Kavanugh, however, is not merely beholden to political processes. As I wrote last year, as a lawyer and a judge, he's beholden to the standards of legal and judicial ethics, which presents a far higher bar.
It is manifestly clear -- and was clear a year ago -- that Kavanaugh lied under oath during his confirmation hearing. Partisans contend that they were lies about minor details on relatively unimportant matters. They contend that they fall short of the sorts of lies which would typically bring forth a perjury charge. All of that may be true. All of it is irrelevant, however, because the standard of candor before a tribunal for an attorney and a judge is far, far higher than "that which is legally actionable for perjury" and no exceptions are made for "lies regarding unimportant matters."
As I wrote last year, a person can be denied a law license for lying about something that happened in college or even high school. A lawyer who even hints at misleading behavior during the course of trying a case or who even shades the truth under oath is subject to disciplinary action. The penalties for lack of candor before a tribunal are severe, and include disbarment.
Which is to say: Brett Kavanaugh would be unfit for office even if this past weekend's report never emerged. He'd be unfit to merely practice law, in fact. That, despite all of this, he is now ensconced in the highest and most powerful position in the entire judiciary for the rest of his life is a stain on the legal profession and on the nation.
I'm often told by opponents of Medicare for All that we can't have a single payer health care system because people love their private insurance.
In other news: Whole Foods is eliminating health insurance benefits for 2,000 workers. Because it can.
Wouldn't life be way better if your health insurance was not controlled by your employer?
Joe Biden leads the polls primarily, I assume, because of name recognition and the fact that Democratic voters liked Obama and associate Biden with him. That's fine. There are a lot of reasons people like candidates, especially if they're not hyper-connected with the day-to-day of the campaign like obsessives can be. Biden, on the whole, has been likable for most of his career and everyone knows who he is. It'd be surprising if he wasn't leading.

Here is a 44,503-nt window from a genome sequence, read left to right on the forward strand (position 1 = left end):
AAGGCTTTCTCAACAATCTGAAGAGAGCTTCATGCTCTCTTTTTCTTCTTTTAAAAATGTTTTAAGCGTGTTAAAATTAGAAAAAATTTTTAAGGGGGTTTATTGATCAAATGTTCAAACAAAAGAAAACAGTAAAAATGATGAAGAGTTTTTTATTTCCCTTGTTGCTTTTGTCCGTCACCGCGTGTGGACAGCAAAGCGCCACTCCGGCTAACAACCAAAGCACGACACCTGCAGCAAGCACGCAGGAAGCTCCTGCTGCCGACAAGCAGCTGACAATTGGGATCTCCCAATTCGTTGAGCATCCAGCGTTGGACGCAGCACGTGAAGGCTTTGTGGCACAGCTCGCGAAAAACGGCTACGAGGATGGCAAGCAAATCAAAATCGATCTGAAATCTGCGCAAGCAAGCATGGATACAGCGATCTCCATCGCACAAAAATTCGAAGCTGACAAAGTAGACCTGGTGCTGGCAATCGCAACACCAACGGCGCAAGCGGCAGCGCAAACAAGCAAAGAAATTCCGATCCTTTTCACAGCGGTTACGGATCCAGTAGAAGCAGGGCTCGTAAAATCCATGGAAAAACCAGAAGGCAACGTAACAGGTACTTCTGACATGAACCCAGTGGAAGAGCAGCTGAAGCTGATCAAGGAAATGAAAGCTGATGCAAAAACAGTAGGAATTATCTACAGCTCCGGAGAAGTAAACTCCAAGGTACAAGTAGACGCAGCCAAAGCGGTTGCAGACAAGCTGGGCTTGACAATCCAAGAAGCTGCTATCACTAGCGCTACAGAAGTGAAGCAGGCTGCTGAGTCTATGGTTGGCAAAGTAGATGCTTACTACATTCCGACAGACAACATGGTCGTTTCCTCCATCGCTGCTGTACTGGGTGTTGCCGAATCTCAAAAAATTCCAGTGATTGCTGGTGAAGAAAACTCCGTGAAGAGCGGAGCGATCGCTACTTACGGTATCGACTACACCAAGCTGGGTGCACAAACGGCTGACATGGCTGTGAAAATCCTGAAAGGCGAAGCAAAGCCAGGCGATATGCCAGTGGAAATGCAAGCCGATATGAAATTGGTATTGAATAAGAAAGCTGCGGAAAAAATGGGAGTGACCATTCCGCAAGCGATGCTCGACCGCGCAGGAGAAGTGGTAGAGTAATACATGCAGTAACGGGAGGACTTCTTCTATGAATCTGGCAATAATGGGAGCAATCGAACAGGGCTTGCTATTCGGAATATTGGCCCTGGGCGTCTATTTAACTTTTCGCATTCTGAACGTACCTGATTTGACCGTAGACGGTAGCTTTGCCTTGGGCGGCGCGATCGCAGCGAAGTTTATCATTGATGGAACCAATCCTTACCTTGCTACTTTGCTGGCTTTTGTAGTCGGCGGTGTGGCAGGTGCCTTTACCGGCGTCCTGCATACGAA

In recent weeks he's been increasingly attacked by those pursuing him, however. It was especially noticeable in last night's debate, when the other candidates went after him with gusto. Which is also fine. It's part of the deal when you're the frontrunner.
Biden is not handling the attacks well. His responses to anything but the most basic questions have been rambling and at times nonsensical. He gets lost in his own answers. He's simply not performing well under even the slightest bit of pressure. It's not a good sign.
Biden, however, has a lot of friends in the media, and today we see the sorts of dividends that pays via a New York Times op-ed framed thusly:
This is complete bullshit.
Bernie Sanders is older than Biden. Elizabeth Warren is 70. They have their detractors, obviously, but hardly anyone is attacking them for their age in and of itself. The reason for that is because, unlike Biden, they are coherent, rhetorically nimble and are championing policies that are forward-looking while he stammers, talks in circles, references "record players" and literally dropped his dentures when trying to mount an argument.